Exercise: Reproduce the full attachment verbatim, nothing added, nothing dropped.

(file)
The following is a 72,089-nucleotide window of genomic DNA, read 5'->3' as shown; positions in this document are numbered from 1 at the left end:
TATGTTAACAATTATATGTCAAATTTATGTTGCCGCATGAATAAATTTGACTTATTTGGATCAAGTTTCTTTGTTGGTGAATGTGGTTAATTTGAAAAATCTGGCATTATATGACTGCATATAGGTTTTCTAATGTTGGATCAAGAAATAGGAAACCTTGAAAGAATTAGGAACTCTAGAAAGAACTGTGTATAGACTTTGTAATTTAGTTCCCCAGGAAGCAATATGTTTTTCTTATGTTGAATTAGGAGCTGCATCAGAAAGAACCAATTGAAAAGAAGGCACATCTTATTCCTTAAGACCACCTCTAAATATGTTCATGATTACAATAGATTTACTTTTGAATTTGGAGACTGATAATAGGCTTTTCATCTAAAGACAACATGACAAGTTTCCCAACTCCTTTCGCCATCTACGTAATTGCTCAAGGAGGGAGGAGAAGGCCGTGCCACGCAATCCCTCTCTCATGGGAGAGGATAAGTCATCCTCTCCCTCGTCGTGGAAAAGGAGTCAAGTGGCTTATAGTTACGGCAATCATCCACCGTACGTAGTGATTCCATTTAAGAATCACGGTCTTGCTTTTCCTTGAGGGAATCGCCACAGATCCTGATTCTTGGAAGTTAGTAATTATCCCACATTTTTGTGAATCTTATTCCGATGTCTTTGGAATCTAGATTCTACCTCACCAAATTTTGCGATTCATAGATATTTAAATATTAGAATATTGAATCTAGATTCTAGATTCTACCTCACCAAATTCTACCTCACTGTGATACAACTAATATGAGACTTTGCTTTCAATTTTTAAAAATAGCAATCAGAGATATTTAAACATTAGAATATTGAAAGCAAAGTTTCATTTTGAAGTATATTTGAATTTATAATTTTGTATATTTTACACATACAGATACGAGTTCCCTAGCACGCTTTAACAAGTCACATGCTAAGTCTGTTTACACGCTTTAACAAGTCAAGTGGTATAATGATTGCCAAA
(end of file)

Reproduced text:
The following is a 72,089-nucleotide window of genomic DNA, read 5'->3' as shown; positions in this document are numbered from 1 at the left end:
TATGTTAACAATTATATGTCAAATTTATGTTGCCGCATGAATAAATTTGACTTATTTGGATCAAGTTTCTTTGTTGGTGAATGTGGTTAATTTGAAAAATCTGGCATTATATGACTGCATATAGGTTTTCTAATGTTGGATCAAGAAATAGGAAACCTTGAAAGAATTAGGAACTCTAGAAAGAACTGTGTATAGACTTTGTAATTTAGTTCCCCAGGAAGCAATATGTTTTTCTTATGTTGAATTAGGAGCTGCATCAGAAAGAACCAATTGAAAAGAAGGCACATCTTATTCCTTAAGACCACCTCTAAATATGTTCATGATTACAATAGATTTACTTTTGAATTTGGAGACTGATAATAGGCTTTTCATCTAAAGACAACATGACAAGTTTCCCAACTCCTTTCGCCATCTACGTAATTGCTCAAGGAGGGAGGAGAAGGCCGTGCCACGCAATCCCTCTCTCATGGGAGAGGATAAGTCATCCTCTCCCTCGTCGTGGAAAAGGAGTCAAGTGGCTTATAGTTACGGCAATCATCCACCGTACGTAGTGATTCCATTTAAGAATCACGGTCTTGCTTTTCCTTGAGGGAATCGCCACAGATCCTGATTCTTGGAAGTTAGTAATTATCCCACATTTTTGTGAATCTTATTCCGATGTCTTTGGAATCTAGATTCTACCTCACCAAATTTTGCGATTCATAGATATTTAAATATTAGAATATTGAATCTAGATTCTAGATTCTACCTCACCAAATTCTACCTCACTGTGATACAACTAATATGAGACTTTGCTTTCAATTTTTAAAAATAGCAATCAGAGATATTTAAACATTAGAATATTGAAAGCAAAGTTTCATTTTGAAGTATATTTGAATTTATAATTTTGTATATTTTACACATACAGATACGAGTTCCCTAGCACGCTTTAACAAGTCACATGCTAAGTCTGTTTACACGCTTTAACAAGTCAAGTGGTATAATGATTGCCAAA